Why Mothers Are a Girl's Best Friend

Who else will ever know us better, or love us more? Even as grown-ups, we crave their applause, their compassion, and their unending devotion.
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My Mother, My Friend

mother and daughter

These days, I call my mother every morning, somewhere amid the chaos of waking, washing, breakfasting, and remembering the lunchboxes, of driving my 14-year-old daughter and 9-year-old son to the bus stop or to school, of tackling the e-mail, voice mail, and snail mail when I finally get to my office. It's our ritual, one that began after my father's death three years ago. Every time she answers, I'm struck by the unmistakable delight in her voice at the sound of mine. There probably isn't anyone else in the world who is as glad to hear from me, who is as sincerely interested in the details of my life, in my firsthand reports of what I have to do that day, or even in my secondhand account of what my young son thinks about the latest Red Sox game.

What are we doing, my mother and I, with all these phone calls? Staying in touch, letting one another know that another day is beginning and all is well -- no small thing anymore, in the world we live in. We are establishing our places, too: Whatever else I may be, I'll always be your daughter; whatever else you are, you'll always be my mom. But we're also becoming friends, both of us adults, independent of one another, yet deeply connected.

I have to reach back a long way to remember another time when every day began with my mother's voice -- all the way to my early teens, when the two of us lived under the same roof and our connection was far more troubled. It turns out that both phases of our relationship follow a rather classic pattern.

"When girls are adolescents and launching themselves into the adult world, the relationship is demanding for mothers, but much later, when a mother's health declines, the relationship is demanding for daughters," says Karen Fingerman, PhD, associate professor of human development and family studies at Purdue University in West Lafayette, Indiana, and author of Aging Mothers and Their Adult Daughters: A Study in Mixed Emotions. "However, during the period in between, which can last for decades, feelings of closeness between mothers and daughters reach their peak. At the same time, there are complexities and nuances in the relationship that allow both women to accept each other's negative qualities in the same way they might in a friendship. It's much more emotionally rich."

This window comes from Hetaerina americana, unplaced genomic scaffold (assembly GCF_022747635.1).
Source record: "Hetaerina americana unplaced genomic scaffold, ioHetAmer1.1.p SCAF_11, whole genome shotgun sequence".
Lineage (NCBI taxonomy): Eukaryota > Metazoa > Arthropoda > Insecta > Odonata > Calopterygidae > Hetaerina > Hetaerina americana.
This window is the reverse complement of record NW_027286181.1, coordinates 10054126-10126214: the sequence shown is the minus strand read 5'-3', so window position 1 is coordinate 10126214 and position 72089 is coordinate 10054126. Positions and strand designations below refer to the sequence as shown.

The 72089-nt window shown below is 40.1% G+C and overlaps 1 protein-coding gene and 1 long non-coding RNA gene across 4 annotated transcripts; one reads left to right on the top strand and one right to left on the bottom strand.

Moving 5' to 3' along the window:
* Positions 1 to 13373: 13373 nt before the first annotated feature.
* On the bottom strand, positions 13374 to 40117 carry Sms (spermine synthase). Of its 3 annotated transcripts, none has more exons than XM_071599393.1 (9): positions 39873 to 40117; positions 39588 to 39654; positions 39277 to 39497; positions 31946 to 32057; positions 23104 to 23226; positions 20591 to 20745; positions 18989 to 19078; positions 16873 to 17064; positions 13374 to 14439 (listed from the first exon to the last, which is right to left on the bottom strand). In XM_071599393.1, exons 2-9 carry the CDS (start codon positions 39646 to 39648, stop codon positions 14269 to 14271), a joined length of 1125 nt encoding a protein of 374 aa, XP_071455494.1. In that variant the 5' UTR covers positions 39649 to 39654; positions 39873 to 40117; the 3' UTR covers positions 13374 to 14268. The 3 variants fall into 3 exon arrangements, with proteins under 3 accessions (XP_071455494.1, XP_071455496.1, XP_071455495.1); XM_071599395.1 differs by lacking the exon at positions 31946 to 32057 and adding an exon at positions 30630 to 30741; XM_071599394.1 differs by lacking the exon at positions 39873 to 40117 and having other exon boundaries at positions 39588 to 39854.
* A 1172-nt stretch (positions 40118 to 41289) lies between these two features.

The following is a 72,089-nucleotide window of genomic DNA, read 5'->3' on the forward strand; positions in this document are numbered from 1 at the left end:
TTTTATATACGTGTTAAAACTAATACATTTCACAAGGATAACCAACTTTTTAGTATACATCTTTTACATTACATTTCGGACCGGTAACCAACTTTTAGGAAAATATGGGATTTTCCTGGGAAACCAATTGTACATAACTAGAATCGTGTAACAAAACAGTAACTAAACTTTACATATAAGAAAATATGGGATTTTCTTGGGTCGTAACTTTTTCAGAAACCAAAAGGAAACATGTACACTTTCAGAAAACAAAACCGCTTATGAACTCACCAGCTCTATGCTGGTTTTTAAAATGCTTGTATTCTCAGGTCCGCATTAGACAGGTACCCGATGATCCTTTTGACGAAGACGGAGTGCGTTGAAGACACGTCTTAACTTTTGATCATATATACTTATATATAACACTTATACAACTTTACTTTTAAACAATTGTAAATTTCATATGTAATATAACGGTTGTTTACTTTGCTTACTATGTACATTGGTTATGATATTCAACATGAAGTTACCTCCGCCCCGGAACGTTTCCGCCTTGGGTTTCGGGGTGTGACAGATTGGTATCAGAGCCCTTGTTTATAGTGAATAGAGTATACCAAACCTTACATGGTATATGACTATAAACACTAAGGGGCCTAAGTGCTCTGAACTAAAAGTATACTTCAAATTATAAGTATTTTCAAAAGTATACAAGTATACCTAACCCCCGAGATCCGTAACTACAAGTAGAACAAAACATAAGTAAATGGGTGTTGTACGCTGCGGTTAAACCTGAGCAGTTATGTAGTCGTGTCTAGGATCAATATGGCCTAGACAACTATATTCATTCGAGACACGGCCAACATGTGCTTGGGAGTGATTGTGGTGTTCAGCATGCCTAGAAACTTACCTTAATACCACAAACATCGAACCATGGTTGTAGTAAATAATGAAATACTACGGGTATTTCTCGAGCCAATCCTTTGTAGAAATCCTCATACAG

Part of the harmony stems from the fact that with the fractiousness of the early years behind them, both mother and daughter are on their best behavior, according to a 2001 study by Dr. Fingerman and Eva S. Lefkowitz, PhD, assistant professor of human development at Pennsylvania State University in University Park. The researchers asked 46 mothers, ages 69 to 93, and their middle-aged daughters, ages 32 to 60, to look at a photograph of a mother-daughter pair and write a story about it; mothers and daughters were then brought together and asked to prepare a joint story.

The researchers, who monitored the pairs' conversations during the process, found that no matter how the women performed the task -- some daughters simply submitted their own version or suggested their mother do so, while other pairs wrote a new story together -- their interactions were far more positive than negative: Rating the amount of negative behavior on a scale of 1 to 5, the researchers gave a 1.2 overall score for the mothers and 1.3 for the daughters. "We found that middle-aged daughters tended to dominate the conversations, which is the opposite pattern of what studies have found with adolescent daughters and their moms," says Dr. Lefkowitz. "But even though they structured the conversations, middle-aged daughters gave their moms plenty of encouragement and support."

Continued on page 2:  Our Changing Relationship

 

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